One scent to hyson and to wall-flower,
One sound to pine-groves and to waterfalls,
One aspect to the desert and the lake.
It was her stern necessity: all things
Are of one pattern made; bird, beast and flower,
Song, picture, form, space, thought and character
Deceive us, seeming to be many things,
And are but one. Beheld far off, they part
As God and devil; bring them to the mind,
They dull its edge with their monotony.
To know one element, explore another,
And in the second reappears the first.
The specious panorama of a year
But multiplies the image of a day,–
A belt of mirrors round a taper’s flame;
And universal Nature, through her vast
And crowded whole, an infinite paroquet,
Repeats one note.

Ralph Waldo Emerson, Xenophanes

In Nature we see fractals, and patterns, constantly and regularly occurring along a set of well-defined categories. Are Laws of Nature ineluctable and their number finite? And why is it that Nature often seems to make sense on the assumption that it has a purpose? (5) Nature becomes a fateful thing to which the Universe obeys, that which subdues the Universe. I wonder why it all comes down to the existence of governing laws from which the Universe can’t escape and where the urge to make sense and find order in all things comes from.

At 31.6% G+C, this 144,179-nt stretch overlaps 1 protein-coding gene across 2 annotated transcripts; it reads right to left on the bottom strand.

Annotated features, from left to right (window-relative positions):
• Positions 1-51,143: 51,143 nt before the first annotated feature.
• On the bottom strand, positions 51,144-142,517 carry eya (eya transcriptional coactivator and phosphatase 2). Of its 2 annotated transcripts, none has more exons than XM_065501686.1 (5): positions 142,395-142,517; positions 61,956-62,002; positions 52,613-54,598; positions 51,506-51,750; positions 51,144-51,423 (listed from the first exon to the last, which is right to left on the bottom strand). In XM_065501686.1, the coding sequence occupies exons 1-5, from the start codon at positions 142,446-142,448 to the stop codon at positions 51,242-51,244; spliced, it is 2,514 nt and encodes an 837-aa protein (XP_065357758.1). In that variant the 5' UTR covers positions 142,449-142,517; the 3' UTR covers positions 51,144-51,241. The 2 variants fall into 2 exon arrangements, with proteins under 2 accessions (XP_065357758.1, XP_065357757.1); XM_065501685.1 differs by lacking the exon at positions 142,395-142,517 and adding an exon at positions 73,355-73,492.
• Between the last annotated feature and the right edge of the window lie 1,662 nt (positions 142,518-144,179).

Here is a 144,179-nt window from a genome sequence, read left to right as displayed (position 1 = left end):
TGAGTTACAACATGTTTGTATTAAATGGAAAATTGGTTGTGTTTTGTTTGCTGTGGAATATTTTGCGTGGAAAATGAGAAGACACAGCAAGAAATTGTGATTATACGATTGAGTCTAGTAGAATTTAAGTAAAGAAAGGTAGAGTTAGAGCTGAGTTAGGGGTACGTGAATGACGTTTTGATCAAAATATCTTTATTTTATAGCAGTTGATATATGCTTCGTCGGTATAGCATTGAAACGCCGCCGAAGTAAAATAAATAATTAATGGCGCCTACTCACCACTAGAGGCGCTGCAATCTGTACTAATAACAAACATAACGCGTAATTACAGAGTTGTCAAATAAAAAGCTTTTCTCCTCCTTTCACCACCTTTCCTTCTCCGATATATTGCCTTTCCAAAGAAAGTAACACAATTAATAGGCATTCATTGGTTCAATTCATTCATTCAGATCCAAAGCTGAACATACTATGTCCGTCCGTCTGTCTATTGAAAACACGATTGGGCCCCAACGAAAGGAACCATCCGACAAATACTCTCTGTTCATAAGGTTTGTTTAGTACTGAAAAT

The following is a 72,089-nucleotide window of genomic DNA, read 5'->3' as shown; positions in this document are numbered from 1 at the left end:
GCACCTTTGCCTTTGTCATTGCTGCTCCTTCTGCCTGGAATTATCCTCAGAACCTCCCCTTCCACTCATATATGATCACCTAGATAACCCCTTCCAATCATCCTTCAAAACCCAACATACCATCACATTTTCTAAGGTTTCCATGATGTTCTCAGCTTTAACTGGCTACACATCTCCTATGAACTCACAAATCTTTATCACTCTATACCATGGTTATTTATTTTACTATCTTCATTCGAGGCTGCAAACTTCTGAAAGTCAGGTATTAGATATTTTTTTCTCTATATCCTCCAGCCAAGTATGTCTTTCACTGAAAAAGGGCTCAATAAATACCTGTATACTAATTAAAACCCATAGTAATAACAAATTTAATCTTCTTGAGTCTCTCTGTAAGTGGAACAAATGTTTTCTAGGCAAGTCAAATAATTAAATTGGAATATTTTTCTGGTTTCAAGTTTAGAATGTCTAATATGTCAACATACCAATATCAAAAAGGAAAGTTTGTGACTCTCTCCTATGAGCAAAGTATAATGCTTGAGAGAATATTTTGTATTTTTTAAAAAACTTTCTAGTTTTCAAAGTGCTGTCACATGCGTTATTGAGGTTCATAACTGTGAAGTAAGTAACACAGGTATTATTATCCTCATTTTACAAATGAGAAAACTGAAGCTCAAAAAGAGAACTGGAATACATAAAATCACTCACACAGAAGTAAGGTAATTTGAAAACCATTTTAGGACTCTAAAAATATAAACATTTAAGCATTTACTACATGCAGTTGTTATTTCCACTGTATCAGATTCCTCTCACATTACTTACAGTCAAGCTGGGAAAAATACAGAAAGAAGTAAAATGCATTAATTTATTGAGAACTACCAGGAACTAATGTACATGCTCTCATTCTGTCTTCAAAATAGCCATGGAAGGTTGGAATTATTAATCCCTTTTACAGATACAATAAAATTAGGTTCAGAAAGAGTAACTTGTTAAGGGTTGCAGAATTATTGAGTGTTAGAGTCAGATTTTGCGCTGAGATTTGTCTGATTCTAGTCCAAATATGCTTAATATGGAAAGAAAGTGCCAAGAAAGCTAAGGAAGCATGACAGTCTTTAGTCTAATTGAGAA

Stellar Death: Planetary Nebula NGC 3132 ( NASA, ESA, CSA, and STScI)

Stellar Death: Planetary Nebula NGC 3132 ( NASA, ESA, CSA, and STScI)

Nature versus Nurture is preceded by the ontological debate over steadiness versus evolution. Within the boundaries of physics, we look at Nature processes. As the nurturing conditions provide for evolution, the indecipherable process has complicated our understanding of the conservation of ontology. Nurturing conditions affect the geometry of the whole system. The evolved stage of Nature under the direction set by entropy bears waves of feeling and emotion across spacetime. Today what conservation of ontology means, in the most practical terms, is the conservation of Nature

Deep Field: SMACS 0723 (NASA, ESA, CSA, and STScI)

Deep Field: SMACS 0723 (NASA, ESA, CSA, and STScI)


Let’s say that the Janus point stands at the narrow neck of a sandglass. If the Universe were an expanding glass bulb and each grain of sand the size of Webb’s view of the Universe, what would constitute the steadiness of sand? To Fred Hoyle, no matter how far in time and space we, observers, view the cosmos, we will still be able to see about the same number of galaxies as we do now. At first sight, he explained, it might be thought that this could not go on indefinitely because the material forming the background would ultimately become exhausted. Following in the footsteps of Lucretius, he added that “the reason why this is not so is that new material appears to compensate for the background material that is constantly being condensed into galaxies”. Today, the advancement of new technology which allows us to peer deeper into the far reaches of the Universe seems to comfort us into such impression.